While this review does not contain spoilers for this book, it does contain spoilers for ACOTAR, the first book in this series. If you haven’t read ACOTAR yet, I highly suggest you read that first, then come back to this review.
Feyre is immortal.
After rescuing her lover Tamlin from a wicked Faerie Queen, she returns to the Spring Court possessing the powers of the High Fae. But Feyre cannot forget the terrible deeds she performed to save Tamlin’s people – nor the bargain she made with Rhysand, High Lord of the feared Night Court.
As Feyre is drawn ever deeper into Rhysand’s dark web of politics and passion, war is looming and an evil far greater than any queen threatens to destroy everything Feyre has fought for. She must confront her past, embrace her gifts and decide her fate.
She must surrender her heart to heal a world torn in two.
I really enjoyed ACOMAF. It was thrilling and had me on edge after every page turn, despite the slow beginning. The characters and character development was great and the pl0t development and worldbuilding were both fantastic, a step up from everything that happened in ACOTAR.
As I mentioned, I thought the beginning was quite slow. It took me several attempts to finally get settled into reading this book, just because there wasn’t much going on and it was just dragging on for seemingly forever. It was only about fifty pages in that things started picking up and began to really get exciting. After this point, the plot became more intricate and interesting and made me want to read on. The writing was brilliant as usual, and kept me reading through the night (two nights, actually), not stopping until the very end.
The worldbuilding was perhaps my favourite aspect of ACOMAF. Maas expanded the world significantly in this book, and it was brilliant. I love every aspect of it, especially the antithetical Court of Nightmares and Court of Dreams, and the establishment of Velaris as a wonderous, fantastical city.
The Court of Dreams.
The people who knew that there was a price, and one worth paying, for that dream. The bastard- born warriors, the Illyrian half breed, the monster trapped in a beautiful body, the dreamer born into a court of nightmares…And the huntress with an artist’s soul.
I really like how they expanded the world to include the details about the Illyrian culture, and how that thrived amongst the people of the Night Court. An entire culture was created that I was very intrigued by and the explanations and subtle details is really what made the worldbuilding so brilliant.
Character development is also another integral element as to why I really enjoyed this book. There’s the return of old faces and the introduction of many new ones, many of whom I love. This book is mostly focused on Feyre and her personal growth, which was quite exponential. We see her go from someone who is suffering from PTSD after the traumatic events of Under the Mountain, to someone who is fully capable of holding her own and willing to sacrifice herself for her friends and what she believes in. She also retains the sass that is quite typical of Maas’ characters, something that I can fully appreciate and enjoy. The rest of the main character development is centred around her relationship with Rhys. Even though I didn’t really like Rhys that much in the first book, I really came to appreciate then like him as a character, especially in the second half of this book. Although I enjoyed how the character development was centred around their romantic relationship, I’m not sure that it was the best course of action. Nevertheless, I still really liked their romantic relationship.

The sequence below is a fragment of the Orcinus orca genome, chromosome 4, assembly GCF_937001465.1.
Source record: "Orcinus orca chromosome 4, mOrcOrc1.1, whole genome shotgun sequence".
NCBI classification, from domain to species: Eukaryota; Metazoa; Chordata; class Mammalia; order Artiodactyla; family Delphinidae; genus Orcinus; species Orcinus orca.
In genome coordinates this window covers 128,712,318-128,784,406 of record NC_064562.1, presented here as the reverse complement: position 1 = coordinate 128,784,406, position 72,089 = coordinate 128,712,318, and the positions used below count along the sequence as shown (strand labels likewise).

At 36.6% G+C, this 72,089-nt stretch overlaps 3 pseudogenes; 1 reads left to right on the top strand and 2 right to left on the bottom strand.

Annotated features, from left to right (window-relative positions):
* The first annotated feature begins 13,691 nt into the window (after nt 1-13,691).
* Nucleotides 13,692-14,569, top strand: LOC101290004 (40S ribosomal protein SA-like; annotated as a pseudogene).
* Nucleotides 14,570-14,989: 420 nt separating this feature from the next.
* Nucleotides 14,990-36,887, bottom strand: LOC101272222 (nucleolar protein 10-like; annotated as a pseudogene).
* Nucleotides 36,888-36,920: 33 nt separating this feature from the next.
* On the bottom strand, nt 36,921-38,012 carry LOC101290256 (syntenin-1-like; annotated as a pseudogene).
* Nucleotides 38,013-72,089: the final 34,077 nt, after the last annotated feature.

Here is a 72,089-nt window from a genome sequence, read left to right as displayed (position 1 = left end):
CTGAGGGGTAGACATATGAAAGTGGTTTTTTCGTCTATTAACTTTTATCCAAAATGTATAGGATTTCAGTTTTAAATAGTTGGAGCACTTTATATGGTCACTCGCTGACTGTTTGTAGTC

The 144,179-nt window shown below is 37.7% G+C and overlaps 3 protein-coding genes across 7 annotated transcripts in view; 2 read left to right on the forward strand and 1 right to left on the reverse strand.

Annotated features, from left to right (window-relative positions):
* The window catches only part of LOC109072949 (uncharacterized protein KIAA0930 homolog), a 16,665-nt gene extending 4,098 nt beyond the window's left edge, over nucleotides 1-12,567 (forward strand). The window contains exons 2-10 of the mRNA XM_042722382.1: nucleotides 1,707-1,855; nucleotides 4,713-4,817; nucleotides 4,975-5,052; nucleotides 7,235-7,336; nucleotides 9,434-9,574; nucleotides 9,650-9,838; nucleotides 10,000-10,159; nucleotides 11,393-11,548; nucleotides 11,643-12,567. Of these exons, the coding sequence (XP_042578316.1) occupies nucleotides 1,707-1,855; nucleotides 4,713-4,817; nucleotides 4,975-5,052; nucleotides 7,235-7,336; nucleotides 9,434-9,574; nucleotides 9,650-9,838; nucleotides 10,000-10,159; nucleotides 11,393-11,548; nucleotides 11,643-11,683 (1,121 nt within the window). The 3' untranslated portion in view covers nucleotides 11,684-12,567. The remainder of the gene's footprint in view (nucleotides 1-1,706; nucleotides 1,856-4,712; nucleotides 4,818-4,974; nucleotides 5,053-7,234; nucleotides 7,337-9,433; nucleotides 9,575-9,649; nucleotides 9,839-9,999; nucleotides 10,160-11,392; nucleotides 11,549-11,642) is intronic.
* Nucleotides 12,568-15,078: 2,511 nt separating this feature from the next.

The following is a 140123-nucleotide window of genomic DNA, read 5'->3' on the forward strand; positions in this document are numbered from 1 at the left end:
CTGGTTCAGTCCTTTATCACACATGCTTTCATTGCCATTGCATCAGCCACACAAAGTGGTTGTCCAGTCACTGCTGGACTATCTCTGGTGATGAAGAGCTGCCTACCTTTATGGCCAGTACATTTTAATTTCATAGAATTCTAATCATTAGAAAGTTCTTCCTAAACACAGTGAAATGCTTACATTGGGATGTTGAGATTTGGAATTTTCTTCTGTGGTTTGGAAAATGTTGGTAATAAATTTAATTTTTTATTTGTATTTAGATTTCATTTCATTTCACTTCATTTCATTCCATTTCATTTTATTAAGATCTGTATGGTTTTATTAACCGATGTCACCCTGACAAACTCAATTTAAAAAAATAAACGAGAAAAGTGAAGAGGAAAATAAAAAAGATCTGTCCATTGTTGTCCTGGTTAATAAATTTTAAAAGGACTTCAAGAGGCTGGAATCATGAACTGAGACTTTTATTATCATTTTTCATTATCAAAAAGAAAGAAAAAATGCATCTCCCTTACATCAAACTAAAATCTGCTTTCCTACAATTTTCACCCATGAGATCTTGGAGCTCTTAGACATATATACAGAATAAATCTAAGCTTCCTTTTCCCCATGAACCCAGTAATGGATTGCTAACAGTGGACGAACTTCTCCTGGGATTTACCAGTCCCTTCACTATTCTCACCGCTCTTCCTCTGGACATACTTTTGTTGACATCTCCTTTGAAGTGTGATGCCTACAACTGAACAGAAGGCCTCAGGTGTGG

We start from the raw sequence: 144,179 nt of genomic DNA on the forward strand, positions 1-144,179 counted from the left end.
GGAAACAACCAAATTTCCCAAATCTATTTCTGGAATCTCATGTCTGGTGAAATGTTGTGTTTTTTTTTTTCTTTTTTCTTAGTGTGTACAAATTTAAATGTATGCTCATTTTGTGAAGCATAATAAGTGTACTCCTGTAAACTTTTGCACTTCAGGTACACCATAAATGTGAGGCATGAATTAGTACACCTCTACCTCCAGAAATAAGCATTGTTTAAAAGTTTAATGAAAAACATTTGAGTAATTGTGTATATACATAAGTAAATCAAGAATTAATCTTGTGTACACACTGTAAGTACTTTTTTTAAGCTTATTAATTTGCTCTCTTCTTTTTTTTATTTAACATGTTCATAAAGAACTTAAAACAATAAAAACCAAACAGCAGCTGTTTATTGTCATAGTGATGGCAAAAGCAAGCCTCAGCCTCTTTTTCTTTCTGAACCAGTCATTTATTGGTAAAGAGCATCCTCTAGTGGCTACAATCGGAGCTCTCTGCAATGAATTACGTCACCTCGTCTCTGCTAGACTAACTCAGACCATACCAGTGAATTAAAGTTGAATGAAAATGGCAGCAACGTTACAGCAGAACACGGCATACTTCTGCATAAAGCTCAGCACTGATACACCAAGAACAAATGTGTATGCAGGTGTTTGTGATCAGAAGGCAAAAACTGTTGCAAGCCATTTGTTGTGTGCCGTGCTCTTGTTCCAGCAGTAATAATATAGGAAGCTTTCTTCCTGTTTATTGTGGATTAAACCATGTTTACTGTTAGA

“To the people who look at the stars and wish, Rhys.”
Rhys clinked his glass against mine. “To the stars who listen— and the dreams that are answered.”
However, there was one thing that really irked me, and that was how Tamlin’s character was completely changed. I actually really liked Tamlin in ACOTAR, and so I was really disappointed with how his character was just completely flipped. I hardly recognised him, and Lucien too. I also didn’t like how Lucien was just sidelined and depicted as a completely submissive person, as he had his own strenghts which were completely disregarded in ACOMAF. I’m really hoping that in book three that this might change for the better, considering the events of the climax, but I guess we’ll have to wait and see.
Overall, I thought it was a solid sequel to ACOTAR, despite not liking every aspect of this book. However, I’m really keen to see how this series will go and how the series will conclude. If you read ACOTAR, I recommend that you should read this, as it is a great continuation of the events of ACOTAR.